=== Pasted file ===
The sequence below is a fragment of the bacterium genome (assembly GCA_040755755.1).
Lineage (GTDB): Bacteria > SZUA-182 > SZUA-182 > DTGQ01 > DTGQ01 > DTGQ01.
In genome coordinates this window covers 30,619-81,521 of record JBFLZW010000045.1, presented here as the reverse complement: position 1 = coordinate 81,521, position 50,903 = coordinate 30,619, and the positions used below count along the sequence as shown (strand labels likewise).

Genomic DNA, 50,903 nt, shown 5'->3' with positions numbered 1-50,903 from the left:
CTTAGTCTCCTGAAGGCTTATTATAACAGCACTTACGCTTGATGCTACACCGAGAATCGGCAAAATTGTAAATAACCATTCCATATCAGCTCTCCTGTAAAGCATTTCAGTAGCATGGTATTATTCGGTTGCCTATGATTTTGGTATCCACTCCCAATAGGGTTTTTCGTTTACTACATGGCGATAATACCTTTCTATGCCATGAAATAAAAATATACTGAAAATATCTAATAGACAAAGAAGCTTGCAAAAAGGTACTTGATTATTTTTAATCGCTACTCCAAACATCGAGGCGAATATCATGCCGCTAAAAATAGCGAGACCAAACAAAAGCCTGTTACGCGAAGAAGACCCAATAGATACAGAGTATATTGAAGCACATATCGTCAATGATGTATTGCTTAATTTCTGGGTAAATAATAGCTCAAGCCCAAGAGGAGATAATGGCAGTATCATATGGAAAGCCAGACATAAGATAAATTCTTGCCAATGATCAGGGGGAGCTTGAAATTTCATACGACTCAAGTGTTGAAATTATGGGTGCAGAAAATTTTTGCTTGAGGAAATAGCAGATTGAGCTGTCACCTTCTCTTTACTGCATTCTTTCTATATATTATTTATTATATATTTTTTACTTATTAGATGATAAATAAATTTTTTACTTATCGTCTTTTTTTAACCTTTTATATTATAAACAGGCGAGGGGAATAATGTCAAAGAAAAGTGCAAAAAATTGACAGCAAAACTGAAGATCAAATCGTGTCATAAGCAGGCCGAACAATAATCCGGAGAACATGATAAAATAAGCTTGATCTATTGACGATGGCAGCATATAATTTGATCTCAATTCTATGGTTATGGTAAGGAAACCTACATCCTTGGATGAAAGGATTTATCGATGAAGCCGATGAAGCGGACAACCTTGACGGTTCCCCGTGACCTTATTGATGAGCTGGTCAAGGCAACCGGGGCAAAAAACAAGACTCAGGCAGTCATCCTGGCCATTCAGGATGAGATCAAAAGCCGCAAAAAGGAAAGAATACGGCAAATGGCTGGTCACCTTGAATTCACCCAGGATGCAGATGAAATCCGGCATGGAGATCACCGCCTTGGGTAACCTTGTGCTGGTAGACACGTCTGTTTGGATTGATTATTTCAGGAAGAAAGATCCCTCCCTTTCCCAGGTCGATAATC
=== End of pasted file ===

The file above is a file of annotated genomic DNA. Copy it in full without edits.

The sequence below is a fragment of the bacterium genome (assembly GCA_040755755.1).
Lineage (GTDB): Bacteria > SZUA-182 > SZUA-182 > DTGQ01 > DTGQ01 > DTGQ01.
In genome coordinates this window covers 30,619-81,521 of record JBFLZW010000045.1, presented here as the reverse complement: position 1 = coordinate 81,521, position 50,903 = coordinate 30,619, and the positions used below count along the sequence as shown (strand labels likewise).

Genomic DNA, 50,903 nt, shown 5'->3' with positions numbered 1-50,903 from the left:
CTTAGTCTCCTGAAGGCTTATTATAACAGCACTTACGCTTGATGCTACACCGAGAATCGGCAAAATTGTAAATAACCATTCCATATCAGCTCTCCTGTAAAGCATTTCAGTAGCATGGTATTATTCGGTTGCCTATGATTTTGGTATCCACTCCCAATAGGGTTTTTCGTTTACTACATGGCGATAATACCTTTCTATGCCATGAAATAAAAATATACTGAAAATATCTAATAGACAAAGAAGCTTGCAAAAAGGTACTTGATTATTTTTAATCGCTACTCCAAACATCGAGGCGAATATCATGCCGCTAAAAATAGCGAGACCAAACAAAAGCCTGTTACGCGAAGAAGACCCAATAGATACAGAGTATATTGAAGCACATATCGTCAATGATGTATTGCTTAATTTCTGGGTAAATAATAGCTCAAGCCCAAGAGGAGATAATGGCAGTATCATATGGAAAGCCAGACATAAGATAAATTCTTGCCAATGATCAGGGGGAGCTTGAAATTTCATACGACTCAAGTGTTGAAATTATGGGTGCAGAAAATTTTTGCTTGAGGAAATAGCAGATTGAGCTGTCACCTTCTCTTTACTGCATTCTTTCTATATATTATTTATTATATATTTTTTACTTATTAGATGATAAATAAATTTTTTACTTATCGTCTTTTTTTAACCTTTTATATTATAAACAGGCGAGGGGAATAATGTCAAAGAAAAGTGCAAAAAATTGACAGCAAAACTGAAGATCAAATCGTGTCATAAGCAGGCCGAACAATAATCCGGAGAACATGATAAAATAAGCTTGATCTATTGACGATGGCAGCATATAATTTGATCTCAATTCTATGGTTATGGTAAGGAAACCTACATCCTTGGATGAAAGGATTTATCGATGAAGCCGATGAAGCGGACAACCTTGACGGTTCCCCGTGACCTTATTGATGAGCTGGTCAAGGCAACCGGGGCAAAAAACAAGACTCAGGCAGTCATCCTGGCCATTCAGGATGAGATCAAAAGCCGCAAAAAGGAAAGAATACGGCAAATGGCTGGTCACCTTGAATTCACCCAGGATGCAGATGAAATCCGGCATGGAGATCACCGCCTTGGGTAACCTTGTGCTGGTAGACACGTCTGTTTGGATTGATTATTTCAGGAAGAAAGATCCCTCCCTTTCCCAGGTCGATAATC